You can also see how the tale of Jesusʼ burial became more aggrandized over time from Mark to Matt, Lk, John:
“Hereʼs the problem. When you look at Mark, Matthew, Luke and John, the story of the burial of Jesus, knowing that Mark is the basis for Matthew and Luke and that possibly (this is debated in scholarship) they may be the source for John, you watch the bodyʼs burial get steadily better. Itʼs a hasty hurried burial in Mark. By the time Matthew and Luke read Mark and develop the story itʼs a burial in a tomb in which nobody else has been laid and theyʼre explaining to you why Joseph of Arimathea was able to be a counselor for Jesus but not against him on Thursday night as it were. The story is developing, and by the time you get to Johnʼs account the burial of Jesus is – I wouldnʼt even say royal – itʼs transcendental, thereʼs so many spices used they would have filled almost the entire tomb, itʼs a magnificent burial, itʼs the burial of the son of God when you get to John. What happens is that as a historian when I retroject that trajectory of a burial that keeps getting better and better, and ask what was there in the beginning, it doesnʼt look very good. It looks like all they might have had in the beginning was a hope that maybe some pious non-Christian, a Jew, out of respect for the Jewish law of Deuteronomy, would have buried Jesusʼ body (instead of letting the Romans do what they usually did with the people they crucified, which was to toss the bodies in a common grave). But if a Jew asked Pilate for the body and gave it a burial that immediately raises the issue that the writers of the Gospels also must have seen, namely wouldnʼt Joseph also have buried the two robbers, presumably fellow Jews, who were with Jesus? And wouldnʼt there at least be three in the tomb? Would it be a public tomb for criminals? Then how would we know which was Jesusʼ body? And so you can see the Gospel writers, I think, grappling with the difficulties of trying to have Jesus rescued from a common grave – a story whose original I donʼt think is historical and which grew in the telling over time. I think it is their fervent hope, their best hope, that somebody took care of the body of Jesus.”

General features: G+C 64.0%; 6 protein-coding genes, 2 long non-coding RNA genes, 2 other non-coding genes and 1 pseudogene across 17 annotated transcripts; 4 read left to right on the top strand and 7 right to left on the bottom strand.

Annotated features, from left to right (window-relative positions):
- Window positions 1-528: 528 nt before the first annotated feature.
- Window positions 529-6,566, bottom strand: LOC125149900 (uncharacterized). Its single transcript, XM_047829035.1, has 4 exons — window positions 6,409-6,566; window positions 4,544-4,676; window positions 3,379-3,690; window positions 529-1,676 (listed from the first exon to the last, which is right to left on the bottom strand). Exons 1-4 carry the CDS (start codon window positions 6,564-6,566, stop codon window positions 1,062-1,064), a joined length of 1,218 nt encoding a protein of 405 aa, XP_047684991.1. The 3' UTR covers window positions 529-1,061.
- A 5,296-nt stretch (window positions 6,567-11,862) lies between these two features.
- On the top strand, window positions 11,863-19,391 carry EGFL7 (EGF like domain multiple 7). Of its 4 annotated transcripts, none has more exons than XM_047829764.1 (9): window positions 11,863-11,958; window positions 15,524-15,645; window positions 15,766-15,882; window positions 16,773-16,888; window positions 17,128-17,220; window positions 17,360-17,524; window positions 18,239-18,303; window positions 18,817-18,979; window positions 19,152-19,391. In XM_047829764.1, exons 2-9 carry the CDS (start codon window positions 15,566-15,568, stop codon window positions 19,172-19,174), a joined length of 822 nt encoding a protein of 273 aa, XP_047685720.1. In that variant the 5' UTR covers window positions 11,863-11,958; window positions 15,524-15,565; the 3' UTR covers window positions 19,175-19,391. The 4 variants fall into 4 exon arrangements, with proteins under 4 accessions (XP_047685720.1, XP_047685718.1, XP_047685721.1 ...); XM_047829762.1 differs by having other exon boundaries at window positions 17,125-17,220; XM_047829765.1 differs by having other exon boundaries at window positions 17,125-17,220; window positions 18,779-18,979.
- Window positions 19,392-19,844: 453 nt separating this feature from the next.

-- John Dominic Crossan as heard on “Jesus and Crucifixion, a Historical View,” Fresh Air from WHYY, Mar. 20, 2008 (with some edits by ETB)
The first three Gospels grow in length in the order Mk, Mt, Lk (while the fourth Gospel, John, only grows shorter because it lacks a birth narrative, all parables, all exorcism tales, though it does have a very talky narrator, explaining so much more than any of the narrators did in any of the previous Gospels, and of course interpreting everything in his own theological terms, and a very talky Jesus as well whose theological terms simply mirror those used by the author, and whose dialogues with others (not to mention Jesusʼ alleged final prayer) go on and on, like the author as well. Most scholars do not take seriously that the words of Jesus in the fourth Gospel are authentic, but more the result of following the theological outline of the fourth Gospel author.